Thursday, April 14, 2011

Where I Explain Why I Thrift.

I have always admired a vintage aesthetic. That is a lovely way of saying “I like old shit.” Ever since I was young, in fact. My possemate suggested that we can trace it back to the programs we watched and characters we admired as children. Hers was the mother in Parent Trap. Mine? Wizard of Oz and Annie. Dust bowl, Depression. But my tastes change so often that I can’t nail down any one influence. I can say that I don’t stray all too far from the 1940’s – it’s a look I often return to. It’s not always been easy to find a volume of authentic pieces in thrift stores, however, so I would buy pretty dresses and skirts and shoes and things in stores.

I have always been thrifty. Sometimes a cheapass for cheapness sake, but most often because I didn’t have a lot of money. Thrift stores made shopping a bit more within my grasp. I’ve always had a lot of clothing. A. LOT. I really enjoy shopping. Well, enjoy is the wrong word. I get a little obsessed. For me, there is nothing quite like the thrill of the hunt. I’m not your typical woman that way: I do my shopping alone. I like to focus. But I would also shop at discount stores like Gabriel Brothers, Schottensteins and TJ Maxx.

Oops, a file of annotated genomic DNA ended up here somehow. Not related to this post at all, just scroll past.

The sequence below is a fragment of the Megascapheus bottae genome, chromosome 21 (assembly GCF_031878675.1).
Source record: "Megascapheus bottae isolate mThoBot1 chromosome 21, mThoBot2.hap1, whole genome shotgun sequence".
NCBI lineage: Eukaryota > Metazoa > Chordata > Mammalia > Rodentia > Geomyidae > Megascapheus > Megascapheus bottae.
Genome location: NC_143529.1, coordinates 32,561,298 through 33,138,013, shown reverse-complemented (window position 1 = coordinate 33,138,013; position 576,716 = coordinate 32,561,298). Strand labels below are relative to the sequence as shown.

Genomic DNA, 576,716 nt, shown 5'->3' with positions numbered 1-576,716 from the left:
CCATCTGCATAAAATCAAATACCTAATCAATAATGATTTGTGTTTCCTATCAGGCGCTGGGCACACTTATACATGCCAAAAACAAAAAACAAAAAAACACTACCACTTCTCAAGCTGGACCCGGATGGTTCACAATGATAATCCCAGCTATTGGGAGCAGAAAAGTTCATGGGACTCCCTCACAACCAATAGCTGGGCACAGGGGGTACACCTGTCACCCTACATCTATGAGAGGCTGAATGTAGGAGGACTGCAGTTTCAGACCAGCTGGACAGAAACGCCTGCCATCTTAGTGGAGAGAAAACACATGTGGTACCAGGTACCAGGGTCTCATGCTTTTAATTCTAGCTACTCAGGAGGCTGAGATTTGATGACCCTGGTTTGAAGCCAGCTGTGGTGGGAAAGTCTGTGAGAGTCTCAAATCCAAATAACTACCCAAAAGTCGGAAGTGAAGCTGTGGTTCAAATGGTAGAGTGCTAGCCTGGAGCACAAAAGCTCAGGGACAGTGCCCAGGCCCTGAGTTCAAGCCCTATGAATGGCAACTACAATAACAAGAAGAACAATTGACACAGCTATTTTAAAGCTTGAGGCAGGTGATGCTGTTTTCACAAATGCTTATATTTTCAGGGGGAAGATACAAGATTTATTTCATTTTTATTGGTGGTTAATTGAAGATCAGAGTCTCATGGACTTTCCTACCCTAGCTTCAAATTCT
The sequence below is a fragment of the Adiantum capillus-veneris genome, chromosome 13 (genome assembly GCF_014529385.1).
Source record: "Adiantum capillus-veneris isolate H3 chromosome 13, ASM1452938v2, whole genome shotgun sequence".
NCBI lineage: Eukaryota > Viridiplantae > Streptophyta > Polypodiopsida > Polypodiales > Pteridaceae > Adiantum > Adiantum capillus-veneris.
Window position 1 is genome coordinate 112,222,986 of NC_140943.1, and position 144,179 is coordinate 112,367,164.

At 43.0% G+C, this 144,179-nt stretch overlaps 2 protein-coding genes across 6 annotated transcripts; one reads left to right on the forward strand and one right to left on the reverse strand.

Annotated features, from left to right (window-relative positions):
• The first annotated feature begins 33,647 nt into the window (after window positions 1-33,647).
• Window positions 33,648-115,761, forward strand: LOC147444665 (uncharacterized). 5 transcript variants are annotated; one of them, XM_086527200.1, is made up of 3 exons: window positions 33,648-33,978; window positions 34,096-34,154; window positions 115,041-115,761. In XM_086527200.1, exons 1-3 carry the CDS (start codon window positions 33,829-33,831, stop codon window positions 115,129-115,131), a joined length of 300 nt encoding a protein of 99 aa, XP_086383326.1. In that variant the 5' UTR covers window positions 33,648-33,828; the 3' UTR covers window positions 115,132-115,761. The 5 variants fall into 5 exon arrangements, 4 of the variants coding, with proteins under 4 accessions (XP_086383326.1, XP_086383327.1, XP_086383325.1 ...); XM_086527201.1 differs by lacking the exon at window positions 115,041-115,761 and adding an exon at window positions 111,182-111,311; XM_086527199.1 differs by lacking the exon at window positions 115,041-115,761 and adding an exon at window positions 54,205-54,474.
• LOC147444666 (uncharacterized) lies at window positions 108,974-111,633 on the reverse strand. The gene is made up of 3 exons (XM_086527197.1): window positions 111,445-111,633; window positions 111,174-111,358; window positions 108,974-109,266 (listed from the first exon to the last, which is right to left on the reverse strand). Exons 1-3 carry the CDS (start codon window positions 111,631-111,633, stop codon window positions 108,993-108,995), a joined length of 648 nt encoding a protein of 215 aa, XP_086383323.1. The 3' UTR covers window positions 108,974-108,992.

What finally made me commit to buying secondhand whenever possible was an irreverent little film called What Would Jesus Buy. The tone of this film is quite lighthearted, but it made me think seriously about where our goods come from and who is screwed over in the process. Around the same time I was shopping in an Ann Taylor store and took a wrong turn looking for the dressing rooms. I stepped into a room full of one suit in mid-steam and massive boxes full of beautiful suits wadded up into balls in plastic bags. It was like pulling the curtain back and seeing the Wizard. I, like most people, had been operating with some sort of delusion wherein I thought some sort of Pretty Clothes Fairy had waved her wand and deposited all these things into little boxes in little malls.

What can I do? If I can guarantee that no one was screwed in the making of my stuff, I will happily spend the money. Unfortunately, this is not always possible. I decided to do the next best thing: I recycle. Buying second-hand means there is one less person creating a demand for new crap.

Thrifting for me is not about snagging some vintage treasure. It is a human rights issue. With an added benefit of pretty dresses.

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